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Opinion: Are anti-vaccine and pro-choice advocates making the same argument?

On both sides, people with seemingly opposite views use the same argument to justify their beliefs. How can this be?

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A protester wearing a black shirt and hat holds a sign that reads “my body my choice” with other marchers in the background.

A protester holds a sign during a march from the Capitol to Washington Park in support of abortion rights in Salt Lake City on Tuesday, May 3, 2022.

Mengshin Lin, Deseret News

“They don’t really want to save lives, they just want to control your body.”

Notably, this accusation has arisen over the past few years on both sides of the political spectrum, depending on whether we’re considering COVID-19 mitigation measures — like policies requiring masks or vaccination — or opposition to abortion. Both cases exemplify the troubling trend of misrepresenting others by replacing their stated motivations with an easily defeated caricature (sometimes called a “straw man”).

Though, of course, these two issues differ in many ways, conflicts over abortion and COVID-19 mandates arise in large part out of two sides each insisting on widely recognized goods. Namely, these are the principle of individual bodily autonomy (“my body, my choice”) and the social need to protect the vulnerable among us, especially from death (“mask up, save lives” / “abortion is violence”).

Now, constructing an argument that recognizes these two goods and attempts to navigate toward a resolution is undoubtedly hard work. It requires weighing goods, considering difficult cases, and ultimately making tough decisions. It would be much easier, truth be told, if there weren’t two goods pulling in different directions. Things would be much simpler if one of those goods were, in fact, a farce.

Such a simplification is exactly what we’ve seen and heard over the past few years.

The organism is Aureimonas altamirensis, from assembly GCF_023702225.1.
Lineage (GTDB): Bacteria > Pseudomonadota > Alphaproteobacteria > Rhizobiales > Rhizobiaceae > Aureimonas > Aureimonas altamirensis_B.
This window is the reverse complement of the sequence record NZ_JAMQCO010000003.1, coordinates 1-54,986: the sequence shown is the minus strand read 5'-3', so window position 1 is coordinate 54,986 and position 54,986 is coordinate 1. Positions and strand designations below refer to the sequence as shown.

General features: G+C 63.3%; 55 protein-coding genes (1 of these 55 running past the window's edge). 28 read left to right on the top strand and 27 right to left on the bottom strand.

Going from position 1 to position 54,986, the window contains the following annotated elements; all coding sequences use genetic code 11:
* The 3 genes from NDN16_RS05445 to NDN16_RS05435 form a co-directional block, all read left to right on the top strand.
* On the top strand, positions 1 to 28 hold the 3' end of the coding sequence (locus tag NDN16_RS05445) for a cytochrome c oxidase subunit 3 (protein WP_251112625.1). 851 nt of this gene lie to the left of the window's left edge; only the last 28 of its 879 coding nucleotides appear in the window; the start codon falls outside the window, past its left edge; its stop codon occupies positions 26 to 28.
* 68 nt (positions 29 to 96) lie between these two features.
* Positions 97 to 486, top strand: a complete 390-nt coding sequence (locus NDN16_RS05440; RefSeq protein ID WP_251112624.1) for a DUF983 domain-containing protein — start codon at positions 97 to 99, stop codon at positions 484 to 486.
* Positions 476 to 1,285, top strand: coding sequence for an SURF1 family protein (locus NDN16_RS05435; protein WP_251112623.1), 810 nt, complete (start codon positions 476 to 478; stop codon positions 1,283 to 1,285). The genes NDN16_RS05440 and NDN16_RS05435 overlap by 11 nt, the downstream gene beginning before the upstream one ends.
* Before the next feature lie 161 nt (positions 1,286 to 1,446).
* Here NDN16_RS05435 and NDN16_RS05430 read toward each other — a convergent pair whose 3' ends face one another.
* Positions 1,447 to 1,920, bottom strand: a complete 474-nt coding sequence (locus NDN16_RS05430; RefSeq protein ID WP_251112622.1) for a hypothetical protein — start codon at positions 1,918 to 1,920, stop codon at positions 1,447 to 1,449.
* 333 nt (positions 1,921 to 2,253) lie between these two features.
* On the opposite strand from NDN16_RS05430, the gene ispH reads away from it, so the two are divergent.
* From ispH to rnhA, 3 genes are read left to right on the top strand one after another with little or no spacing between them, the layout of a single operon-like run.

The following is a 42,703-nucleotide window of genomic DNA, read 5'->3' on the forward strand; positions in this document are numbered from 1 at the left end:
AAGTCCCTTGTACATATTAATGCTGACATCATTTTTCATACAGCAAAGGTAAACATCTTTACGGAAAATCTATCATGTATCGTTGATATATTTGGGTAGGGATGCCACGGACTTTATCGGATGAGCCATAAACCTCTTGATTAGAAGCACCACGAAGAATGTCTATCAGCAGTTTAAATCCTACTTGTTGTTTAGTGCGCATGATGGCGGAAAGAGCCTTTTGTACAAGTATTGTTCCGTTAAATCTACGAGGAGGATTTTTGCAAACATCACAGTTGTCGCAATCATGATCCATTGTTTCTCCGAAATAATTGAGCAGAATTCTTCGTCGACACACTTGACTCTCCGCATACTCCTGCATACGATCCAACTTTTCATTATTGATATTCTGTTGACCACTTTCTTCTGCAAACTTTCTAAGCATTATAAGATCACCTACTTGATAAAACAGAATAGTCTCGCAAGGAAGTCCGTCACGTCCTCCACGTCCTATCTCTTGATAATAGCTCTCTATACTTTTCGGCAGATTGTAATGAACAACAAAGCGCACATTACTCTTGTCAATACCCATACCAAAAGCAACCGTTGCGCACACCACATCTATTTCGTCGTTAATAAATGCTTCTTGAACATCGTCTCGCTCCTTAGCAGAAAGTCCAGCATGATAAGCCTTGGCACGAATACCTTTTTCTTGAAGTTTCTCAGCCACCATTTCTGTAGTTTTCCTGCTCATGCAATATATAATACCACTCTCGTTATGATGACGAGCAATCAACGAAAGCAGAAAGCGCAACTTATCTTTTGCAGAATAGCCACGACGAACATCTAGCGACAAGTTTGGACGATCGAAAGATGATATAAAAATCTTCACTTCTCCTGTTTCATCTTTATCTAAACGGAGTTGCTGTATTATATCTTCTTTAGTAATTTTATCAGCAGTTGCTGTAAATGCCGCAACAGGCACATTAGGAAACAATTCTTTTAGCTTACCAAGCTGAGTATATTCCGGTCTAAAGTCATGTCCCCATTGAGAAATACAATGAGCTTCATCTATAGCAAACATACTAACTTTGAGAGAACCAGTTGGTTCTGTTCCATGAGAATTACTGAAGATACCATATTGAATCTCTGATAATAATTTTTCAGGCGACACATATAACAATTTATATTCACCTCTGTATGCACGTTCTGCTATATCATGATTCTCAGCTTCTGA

Some opponents of vaccine and mask mandates have insisted that the mitigation measures are not what their advocates claim. Control, they posit, isn’t just a necessary means of implementing these measures — rather, the measures are a pretense for acquiring control. Theories have circulated that the “vaccine” is really a delivery mechanism for a microchip, while masks are actually an early step in a larger conditioning plan of social control hatched by the global elite performing a “great reset.”

Likewise, some abortion-rights advocates have insisted that anti-abortion talking points are a smokescreen. It’s not really about saving babies, one viral Twitter post claims. In fact, the “pro-life” goal is to control people with uteruses. And as they succeed, protesters donning red cloaks suggest, we draw ever closer toward a theocratic future of obedience to religious authorities that will rival dystopian novels.

Saving lives may sound good, they each warn, but don’t fall for it — they’re not telling you what this is really about.

In both cases, the tension between two goods is replaced by a no-brainer decision between bodily autonomy and nightmarish totalitarianism. And importantly, the alleged secret motivation — namely, authoritarian control — distorts the opposing group’s argument so wildly that the depiction becomes laughably unrecognizable to them; those same opponents fail to see themselves in the caricature at all. Even though that group has more cogent explanations of their motivations, they have already been preemptively dismissed as deceptive trickery, something to be kept safely outside of the echo chamber.

Better conversations can be had.

Hard questions can and should be raised by each group about the implications, effectiveness and consistency of their opponents’ positions — as well as of their own. Good conversation and argumentation don’t shy away from disagreements or even the conclusion that someone is egregiously wrong. However, justifiably reaching such a conclusion almost always involves engaging with the rationale offered by that person.

Successfully arguing that someone is wrong takes a lot more work than dismissing them as disingenuous from the outset.

Of course, there are times when suspicion is appropriate. Ours is not a perfect world where every person accurately represents their interests (conscious or otherwise) up front, and skepticism can be a useful tool.

However, as any carpenter, mechanic, or cook will tell you, any one tool has limited application and shouldn’t be used for everything. If suspicion becomes the predominate mode of interaction with others, we jeopardize meaningful social discourse and risk the proliferation of fear-mongering, echo chambers and conspiracy theories. It’s time that we put other argumentative tools to work more often. 

Brandon R. Peterson is an associate professor (lecturer) at the University of Utah in the Department of Philosophy.